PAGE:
Work History: I’ve worked as an electrical engineer for about 5 years at Boeing, interned 3 times with Boeing, had an Emerson Electric co-op, and served as a research assistant in the department of Radiology at Washington University in St. Louis.

Hobbies: DIY projects, spending time with family and friends, binge watching shows, and trying new things.

What attracted you to the world of engineering/STEM?

I’m the first in my family to pursue a career in a STEM field, but my grandpa heavily influenced my interest in STEM. He’s a handyman and I love watching him work and solve problems. As a kid, I wanted to solve problems like him while using my favorite subjects, math and science. My teachers noticed this and signed me up for every STEM activity they could. Also, it didn’t hurt that my cousins used to give me their old broken cell phones to tinker with.

What does being from the African Diaspora or an ally mean to you?

Allies are essential to progress. I think that being an ally means that you’re willing to speak up for your peers and not be complacent when you see unfairness. Allies don’t have to lead the charge, but they’ll have their peer’s back when confronting tough issues and continue to support them when they are not around.

How have you navigated your career as a woman of color?

As an African American woman, I make sure that I speak up for myself and am mindful of how I am perceived by others to avoid losing opportunities. I always come prepared on any topic to reduce any doubt in my capabilities.

Have you experienced any challenges or discrimination because of your race or gender? How have you surmounted them?

I have been fortunate enough not to face any significant challenges or discrimination because of my race or gender. One of the common challenges I have faced as a woman is having to prove my capabilities more than others. As an African American woman, I also have to be mindful of my approach or feedback to avoid being perceived as angry when I don’t immediately agree with something. To overcome both obstacles, I make sure that I’m always prepared with facts and data. It makes it harder to justify doubting what I say when it’s objective.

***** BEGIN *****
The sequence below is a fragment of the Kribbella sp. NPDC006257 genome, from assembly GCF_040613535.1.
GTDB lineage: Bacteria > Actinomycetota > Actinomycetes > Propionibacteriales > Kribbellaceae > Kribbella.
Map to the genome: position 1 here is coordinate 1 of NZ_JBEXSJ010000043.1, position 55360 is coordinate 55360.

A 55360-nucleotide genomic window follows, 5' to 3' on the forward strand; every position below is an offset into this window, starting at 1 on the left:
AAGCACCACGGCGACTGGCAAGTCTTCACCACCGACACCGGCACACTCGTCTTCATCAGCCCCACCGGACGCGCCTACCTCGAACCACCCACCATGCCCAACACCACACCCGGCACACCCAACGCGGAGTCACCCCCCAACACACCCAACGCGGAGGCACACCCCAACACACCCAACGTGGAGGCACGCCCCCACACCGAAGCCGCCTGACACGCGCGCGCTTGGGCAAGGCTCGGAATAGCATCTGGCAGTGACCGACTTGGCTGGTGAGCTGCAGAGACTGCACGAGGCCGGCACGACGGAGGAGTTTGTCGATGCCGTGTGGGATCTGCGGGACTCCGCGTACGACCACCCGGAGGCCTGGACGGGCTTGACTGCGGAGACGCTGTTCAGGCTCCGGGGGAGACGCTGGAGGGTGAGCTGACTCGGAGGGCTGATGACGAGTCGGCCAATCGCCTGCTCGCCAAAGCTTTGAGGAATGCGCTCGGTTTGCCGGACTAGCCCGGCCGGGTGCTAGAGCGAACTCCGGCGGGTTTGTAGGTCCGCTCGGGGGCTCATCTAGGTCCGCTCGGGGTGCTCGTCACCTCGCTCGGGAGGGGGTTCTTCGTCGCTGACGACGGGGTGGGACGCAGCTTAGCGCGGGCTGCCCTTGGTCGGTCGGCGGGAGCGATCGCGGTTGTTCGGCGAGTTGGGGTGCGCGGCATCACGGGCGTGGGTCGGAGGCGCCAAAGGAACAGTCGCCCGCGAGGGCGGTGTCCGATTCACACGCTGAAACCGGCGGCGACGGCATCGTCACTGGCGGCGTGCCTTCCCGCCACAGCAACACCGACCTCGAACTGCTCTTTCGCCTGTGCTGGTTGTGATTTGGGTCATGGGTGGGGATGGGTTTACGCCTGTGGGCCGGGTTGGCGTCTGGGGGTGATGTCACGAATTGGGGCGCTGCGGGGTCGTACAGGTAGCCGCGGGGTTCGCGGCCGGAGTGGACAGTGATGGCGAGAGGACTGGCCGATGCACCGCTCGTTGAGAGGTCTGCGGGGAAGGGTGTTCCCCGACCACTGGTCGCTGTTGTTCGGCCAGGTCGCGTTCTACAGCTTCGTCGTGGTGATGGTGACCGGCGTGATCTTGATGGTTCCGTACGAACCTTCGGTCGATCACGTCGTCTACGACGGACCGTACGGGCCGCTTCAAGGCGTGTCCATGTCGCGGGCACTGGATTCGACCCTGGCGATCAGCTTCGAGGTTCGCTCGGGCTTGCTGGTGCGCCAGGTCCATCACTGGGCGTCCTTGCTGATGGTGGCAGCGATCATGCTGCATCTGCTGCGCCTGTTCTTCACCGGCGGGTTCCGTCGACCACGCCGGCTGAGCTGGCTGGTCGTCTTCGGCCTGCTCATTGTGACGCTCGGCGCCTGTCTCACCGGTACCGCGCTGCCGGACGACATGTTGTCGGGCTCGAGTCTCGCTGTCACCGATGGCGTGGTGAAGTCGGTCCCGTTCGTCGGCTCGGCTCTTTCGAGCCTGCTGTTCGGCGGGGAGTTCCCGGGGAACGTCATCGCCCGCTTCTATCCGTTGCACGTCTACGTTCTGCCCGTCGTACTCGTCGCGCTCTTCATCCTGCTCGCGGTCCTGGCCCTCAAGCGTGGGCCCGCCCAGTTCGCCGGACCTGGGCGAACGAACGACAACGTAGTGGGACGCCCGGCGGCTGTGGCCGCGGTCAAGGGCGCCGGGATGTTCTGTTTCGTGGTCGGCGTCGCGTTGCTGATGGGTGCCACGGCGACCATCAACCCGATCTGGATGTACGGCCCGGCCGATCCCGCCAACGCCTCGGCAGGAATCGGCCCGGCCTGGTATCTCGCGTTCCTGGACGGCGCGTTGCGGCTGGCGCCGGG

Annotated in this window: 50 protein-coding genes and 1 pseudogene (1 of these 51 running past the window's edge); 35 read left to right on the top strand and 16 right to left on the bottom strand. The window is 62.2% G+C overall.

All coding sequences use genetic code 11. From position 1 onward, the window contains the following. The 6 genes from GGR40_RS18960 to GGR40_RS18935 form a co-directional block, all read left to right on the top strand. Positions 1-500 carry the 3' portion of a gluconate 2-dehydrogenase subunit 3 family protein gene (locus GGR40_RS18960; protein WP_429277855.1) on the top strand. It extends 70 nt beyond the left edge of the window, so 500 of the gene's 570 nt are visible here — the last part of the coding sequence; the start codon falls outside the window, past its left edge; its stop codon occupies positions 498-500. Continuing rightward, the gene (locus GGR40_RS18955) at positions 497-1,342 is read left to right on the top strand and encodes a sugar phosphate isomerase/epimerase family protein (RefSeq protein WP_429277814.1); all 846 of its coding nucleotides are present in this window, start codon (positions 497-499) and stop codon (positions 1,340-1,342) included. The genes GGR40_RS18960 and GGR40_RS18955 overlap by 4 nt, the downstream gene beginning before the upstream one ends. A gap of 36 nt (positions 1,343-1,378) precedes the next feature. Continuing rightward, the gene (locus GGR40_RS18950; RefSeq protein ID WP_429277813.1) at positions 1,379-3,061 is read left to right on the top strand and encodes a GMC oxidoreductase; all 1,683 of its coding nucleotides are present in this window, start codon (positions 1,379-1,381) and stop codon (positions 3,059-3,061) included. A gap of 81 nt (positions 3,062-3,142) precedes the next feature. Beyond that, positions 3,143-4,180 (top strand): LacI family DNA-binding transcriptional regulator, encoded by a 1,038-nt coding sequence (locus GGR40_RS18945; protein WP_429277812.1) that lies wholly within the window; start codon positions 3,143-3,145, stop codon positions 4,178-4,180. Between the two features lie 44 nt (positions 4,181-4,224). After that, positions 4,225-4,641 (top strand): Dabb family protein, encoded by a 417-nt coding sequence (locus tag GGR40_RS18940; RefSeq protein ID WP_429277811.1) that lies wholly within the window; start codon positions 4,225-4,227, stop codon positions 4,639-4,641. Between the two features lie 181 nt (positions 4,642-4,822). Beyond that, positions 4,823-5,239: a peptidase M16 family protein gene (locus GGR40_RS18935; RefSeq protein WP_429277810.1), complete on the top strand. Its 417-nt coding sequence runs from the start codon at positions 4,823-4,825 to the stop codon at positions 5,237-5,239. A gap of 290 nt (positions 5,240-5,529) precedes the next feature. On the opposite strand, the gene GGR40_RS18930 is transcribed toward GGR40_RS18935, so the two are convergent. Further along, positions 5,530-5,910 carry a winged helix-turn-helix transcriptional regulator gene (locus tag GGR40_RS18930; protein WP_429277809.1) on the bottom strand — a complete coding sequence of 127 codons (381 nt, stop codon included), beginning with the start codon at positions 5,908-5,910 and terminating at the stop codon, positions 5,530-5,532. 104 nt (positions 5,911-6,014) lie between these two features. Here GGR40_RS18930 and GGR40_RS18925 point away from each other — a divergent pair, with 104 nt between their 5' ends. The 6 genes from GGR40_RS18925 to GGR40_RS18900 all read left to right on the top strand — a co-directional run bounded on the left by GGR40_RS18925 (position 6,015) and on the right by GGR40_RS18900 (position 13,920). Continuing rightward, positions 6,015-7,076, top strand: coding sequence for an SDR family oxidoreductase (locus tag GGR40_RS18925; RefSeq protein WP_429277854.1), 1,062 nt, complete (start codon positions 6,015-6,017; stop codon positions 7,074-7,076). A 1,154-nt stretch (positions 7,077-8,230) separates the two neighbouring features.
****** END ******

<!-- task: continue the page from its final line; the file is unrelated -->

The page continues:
Provide some positive experiences and successes you have accomplished working/schooling through STEM?

While working in STEM, I’ve had the opportunity to start engineering mentoring programs within my company that help both NSBE and SWE employees and college students through community/campus outreach initiatives. By volunteering in local K-12 schools, I’ve supported initiatives that expose minority students to STEM and STEAM, so that they too can become engineers one day.

What advice would you offer to girls or young women who are interested in STEM?

Don’t be afraid to speak up for yourself and let people know that you like STEM. You never know who can help you find opportunities like summer camps and internships. Most of the opportunities I have were shared with me by teachers and professors who knew what I was interested in.

Did you have any mentors or role models who helped paved the way and/or shaped your educational/professional career path?

Absolutely! My mom and grandpa are my biggest role models who taught me that I could do whatever I set my mind to do. In school, my teachers and professors were always looking out for me and pushing me to try new things. At one point, I told my Dean that I was interested in doing research and he found a professor I could be a research assistant for. There are many instances of that happening with different people in my life. Transitioning into the workforce, I am grateful to have a similar experience with informal/formal mentors and advocates supporting me with professional development and through my extracurricular activities.

How can we prepare for opportunities and advocate for ourselves as women of color in the workplace?

Always do well in your current role and document what you’ve accomplished. Share your accomplishments and interests with others so when opportunities arise, they will think of you. Also, network with people outside of your immediate team.

You are involved in ERGs, professional associations and other D&I forums in the community. Why is that important to you and why should everyone be involved in championing inclusion?

I owe it to those who have supported me and I want to see other women and women of color excel. I feel as if it’s my responsibility as someone who was granted opportunities and exposure through my support group to bring along others. My current level of engagement within work and externally through non-profits and/or my network allows me to do that. By championing inclusion, we are creating opportunities for us all to learn about each other, broaden our perspectives, and make a more inviting work environment.